If you ride a motorcycle regularly, you should understand the dangers that go along with it. Motorcycles don’t provide the same protection that some other vehicles do. You don’t have a protective shell around you like you do when you’re driving a car or truck.
Aside from the physical injury or death risks motorcycle riders face, there’s also the issue of who pays for the vehicle damage if you’re in a wreck. This can be a tricky area, and we’ll take some time to talk it over today so you’ll better understand the legal process if this happens to you.
Cars Usually Cause More Property Damage than Motorcycles
Over 400 people die each year on motorcycles. Still, that rarely dissuades riders. If you love riding your motorcycle to and from work every day, you’re probably not going to let traffic fatality reports stop you from doing that.
Concerning property damage, it’s generally safe to say that this is one area where cars can do more damage than motorcycles. They’re bigger and heavier.
If a car and motorcycle collide and both veer out of control, the motorcycle rider will often sustain more severe injuries. However, the car will probably cause more damage. A larger vehicle leaving the road and hitting a building, mailbox, traffic sign, or whatever else is probably going to rack up a larger damage bill than a motorcycle.
If this happens, the authorities will need to determine who caused the accident. If you’re on a motorcycle, and you commit an illegal turn or change lanes unexpectedly, that can cause a car to hit something. If the facts indicate that you’re at fault, it’s your insurance that must cover the damage.
Filing an Injury Claim
If you’re riding your motorcycle and collide with a car, you’ll typically need to file two accident claims. One is the assessed property damages claim, and the other is the injury claim.
Let’s start by talking about the injury claim. If the car’s driver caused the crash, their insurance should cover your injuries. You can put the money you recover toward your surgery bills, physical therapy bills, medications you need to take after the crash, etc.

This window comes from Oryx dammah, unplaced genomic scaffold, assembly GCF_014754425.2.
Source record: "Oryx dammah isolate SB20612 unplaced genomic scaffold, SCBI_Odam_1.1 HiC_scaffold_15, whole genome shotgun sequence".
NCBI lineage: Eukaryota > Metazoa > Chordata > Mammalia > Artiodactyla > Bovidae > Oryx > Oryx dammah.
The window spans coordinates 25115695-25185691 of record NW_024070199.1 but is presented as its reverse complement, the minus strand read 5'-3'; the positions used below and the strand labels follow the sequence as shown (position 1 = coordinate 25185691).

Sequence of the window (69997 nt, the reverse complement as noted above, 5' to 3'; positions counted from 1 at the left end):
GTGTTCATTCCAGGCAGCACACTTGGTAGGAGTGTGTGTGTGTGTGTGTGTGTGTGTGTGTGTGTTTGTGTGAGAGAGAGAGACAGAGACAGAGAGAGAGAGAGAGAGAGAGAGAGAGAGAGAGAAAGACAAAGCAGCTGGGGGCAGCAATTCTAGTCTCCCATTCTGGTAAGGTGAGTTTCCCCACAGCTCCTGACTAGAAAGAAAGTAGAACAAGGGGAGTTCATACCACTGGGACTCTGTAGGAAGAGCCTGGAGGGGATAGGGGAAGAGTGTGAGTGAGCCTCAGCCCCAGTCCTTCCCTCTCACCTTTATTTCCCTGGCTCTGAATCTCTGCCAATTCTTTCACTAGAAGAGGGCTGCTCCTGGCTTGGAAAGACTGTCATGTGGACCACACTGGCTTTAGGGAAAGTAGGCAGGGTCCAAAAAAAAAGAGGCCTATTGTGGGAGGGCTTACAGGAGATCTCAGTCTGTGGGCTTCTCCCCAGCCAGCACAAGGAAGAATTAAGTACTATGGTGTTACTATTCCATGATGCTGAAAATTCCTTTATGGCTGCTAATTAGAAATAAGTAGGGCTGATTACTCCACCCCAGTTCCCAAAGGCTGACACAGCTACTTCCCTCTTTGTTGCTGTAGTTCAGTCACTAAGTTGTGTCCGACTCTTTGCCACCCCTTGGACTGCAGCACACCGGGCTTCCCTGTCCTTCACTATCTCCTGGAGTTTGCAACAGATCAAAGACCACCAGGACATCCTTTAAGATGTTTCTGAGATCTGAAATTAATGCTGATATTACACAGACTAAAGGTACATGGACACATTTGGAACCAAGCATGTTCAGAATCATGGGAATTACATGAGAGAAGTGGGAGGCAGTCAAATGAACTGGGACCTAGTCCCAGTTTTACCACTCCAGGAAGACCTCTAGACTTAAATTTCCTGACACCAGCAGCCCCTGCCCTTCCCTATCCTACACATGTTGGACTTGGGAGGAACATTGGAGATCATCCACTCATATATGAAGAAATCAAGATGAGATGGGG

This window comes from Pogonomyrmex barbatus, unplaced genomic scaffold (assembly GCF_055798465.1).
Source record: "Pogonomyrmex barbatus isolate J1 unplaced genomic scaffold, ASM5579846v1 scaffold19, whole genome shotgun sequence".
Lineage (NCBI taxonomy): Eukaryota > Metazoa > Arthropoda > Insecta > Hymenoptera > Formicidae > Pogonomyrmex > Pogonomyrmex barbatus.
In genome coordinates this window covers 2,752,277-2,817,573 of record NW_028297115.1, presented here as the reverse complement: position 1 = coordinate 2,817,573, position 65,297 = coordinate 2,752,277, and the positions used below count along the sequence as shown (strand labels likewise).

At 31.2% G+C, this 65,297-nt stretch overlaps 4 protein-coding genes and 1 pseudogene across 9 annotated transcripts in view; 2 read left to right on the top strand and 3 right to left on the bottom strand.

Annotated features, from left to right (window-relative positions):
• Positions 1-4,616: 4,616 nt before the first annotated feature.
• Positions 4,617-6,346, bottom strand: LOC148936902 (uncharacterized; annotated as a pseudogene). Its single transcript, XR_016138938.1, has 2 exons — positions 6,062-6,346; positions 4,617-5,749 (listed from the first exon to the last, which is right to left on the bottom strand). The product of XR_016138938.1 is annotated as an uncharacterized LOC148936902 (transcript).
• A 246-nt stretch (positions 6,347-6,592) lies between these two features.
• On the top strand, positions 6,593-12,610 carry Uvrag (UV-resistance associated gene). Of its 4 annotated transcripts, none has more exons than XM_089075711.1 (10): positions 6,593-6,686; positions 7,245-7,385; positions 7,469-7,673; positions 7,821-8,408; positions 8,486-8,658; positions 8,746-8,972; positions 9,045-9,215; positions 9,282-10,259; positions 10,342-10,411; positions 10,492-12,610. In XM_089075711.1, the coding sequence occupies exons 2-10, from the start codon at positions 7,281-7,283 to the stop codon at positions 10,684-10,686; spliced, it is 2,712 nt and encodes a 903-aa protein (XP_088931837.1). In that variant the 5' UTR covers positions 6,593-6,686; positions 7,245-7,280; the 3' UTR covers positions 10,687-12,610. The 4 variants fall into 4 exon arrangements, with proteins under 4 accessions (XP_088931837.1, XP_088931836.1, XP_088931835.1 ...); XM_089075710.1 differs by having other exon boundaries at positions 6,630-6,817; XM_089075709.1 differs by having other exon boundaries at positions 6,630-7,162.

To file an injury claim, you’ll need evidence. That might come in the form of hospital records or any other documentation that proves you sustained the injuries that you’re claiming occurred.
Filing a Damages Claim
As for a damage claim following a motorcycle crash, you’ll need different documentation for that. You’ll require any documentation which shows you were in that accident.
A police report copy is the most inarguable proof that you were in the crash and that the details occurred as you said they did. You can request a police report copy after the collision, and the authorities should provide one for you.
You’ll also need motorcycle damage documentation. If you take your damaged motorcycle to a garage or autobody shop after the crash, you can collect a detailed report from them afterward.
Finally, you’ll need to figure out the motorcycle repair costs. The garage or autobody shop might provide documentation of that as well. You might have to take the motorcycle to a specialist to repair it if the garage you went to at first doesn’t have the necessary replacement parts.
Once you have all of that documentation, you can turn it over to the responsible party’s insurance. If another vehicle caused the crash, they’ll want all the evidence of what took place that you can collect.
What Are Some Ways You Can Collect the Maximum Damage Compensation?
Assuming what happened was the other driver’s fault, your best chance to collect the compensation you’re due is to get as much evidence as possible. All police reports, hospital reports, and motorcycle damage reports make a stronger case for you collecting the maximum.
Aside from that, you can take pictures of the crash site. Most people carry smartphones with them these days, and if you have yours on you following a crash, it can come in handy.
Take pictures of the crash site that show any weather conditions, street signs, skid marks on the ground, or anything else you feel might be relevant later. Take pictures of your injuries, if you can.
The more physical evidence you collect, the better it is for you since some insurance companies might try to claim the accident didn’t happen in the way that you say it did. The other driver might also attempt to tell a different story, and you’ll need physical evidence to back up your claims.
It’s sometimes hard to remember to do all this right after a frightening motorcycle accident. Your adrenaline might be through the roof, and your heart may feel like it’s going a hundred miles per hour. If at all possible, though, collect as much documentation as you’re able to at the crash site because you’ll never be able to reconstruct it again.
Replacing the Motorcycle
Assuming the other driver’s responsibility, you’ll also have to figure out the motorcycle’s condition after the crash. Maybe the other driver totaled it, meaning it will cost more to repair the damage than it will to simply get a new, equivalent vehicle.
To figure that out, you’ll need to provide as much information about the motorcycle as possible. The other driver’s insurance will want to know how old the vehicle is. They’ll want to look at its service records to determine how much it had depreciated if you need to get a replacement one.
This is why it’s always smart to keep meticulous service records for any vehicle you own, whether that’s a motorcycle or something else. You never know when you’ll need to turn all of that information over to an insurance company after a crash.
Motorcycle crashes can be scary, but in time, you can put one behind you. In the meantime, anticipate lots of insurance company negotiations. You might need to find a lawyer to help you navigate the process.
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